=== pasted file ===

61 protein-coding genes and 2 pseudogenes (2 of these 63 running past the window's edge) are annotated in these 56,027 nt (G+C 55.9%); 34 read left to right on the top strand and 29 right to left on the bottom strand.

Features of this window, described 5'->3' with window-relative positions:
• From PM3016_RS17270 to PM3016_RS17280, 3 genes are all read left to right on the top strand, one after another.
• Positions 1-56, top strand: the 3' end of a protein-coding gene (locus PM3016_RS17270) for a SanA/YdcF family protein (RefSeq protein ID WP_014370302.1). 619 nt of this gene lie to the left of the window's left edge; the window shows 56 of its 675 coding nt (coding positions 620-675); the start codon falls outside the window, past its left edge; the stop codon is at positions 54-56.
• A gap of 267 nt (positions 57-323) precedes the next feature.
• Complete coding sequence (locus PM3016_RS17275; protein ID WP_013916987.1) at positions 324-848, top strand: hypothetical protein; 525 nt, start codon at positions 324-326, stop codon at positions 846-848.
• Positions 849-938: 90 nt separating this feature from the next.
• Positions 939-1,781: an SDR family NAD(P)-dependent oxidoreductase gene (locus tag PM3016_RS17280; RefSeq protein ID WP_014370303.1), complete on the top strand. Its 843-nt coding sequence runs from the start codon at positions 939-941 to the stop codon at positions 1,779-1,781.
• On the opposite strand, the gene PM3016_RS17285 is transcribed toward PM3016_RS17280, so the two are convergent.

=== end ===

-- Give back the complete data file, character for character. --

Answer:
61 protein-coding genes and 2 pseudogenes (2 of these 63 running past the window's edge) are annotated in these 56,027 nt (G+C 55.9%); 34 read left to right on the top strand and 29 right to left on the bottom strand.

Features of this window, described 5'->3' with window-relative positions:
• From PM3016_RS17270 to PM3016_RS17280, 3 genes are all read left to right on the top strand, one after another.
• Positions 1-56, top strand: the 3' end of a protein-coding gene (locus PM3016_RS17270) for a SanA/YdcF family protein (RefSeq protein ID WP_014370302.1). 619 nt of this gene lie to the left of the window's left edge; the window shows 56 of its 675 coding nt (coding positions 620-675); the start codon falls outside the window, past its left edge; the stop codon is at positions 54-56.
• A gap of 267 nt (positions 57-323) precedes the next feature.
• Complete coding sequence (locus PM3016_RS17275; protein ID WP_013916987.1) at positions 324-848, top strand: hypothetical protein; 525 nt, start codon at positions 324-326, stop codon at positions 846-848.
• Positions 849-938: 90 nt separating this feature from the next.
• Positions 939-1,781: an SDR family NAD(P)-dependent oxidoreductase gene (locus tag PM3016_RS17280; RefSeq protein ID WP_014370303.1), complete on the top strand. Its 843-nt coding sequence runs from the start codon at positions 939-941 to the stop codon at positions 1,779-1,781.
• On the opposite strand, the gene PM3016_RS17285 is transcribed toward PM3016_RS17280, so the two are convergent.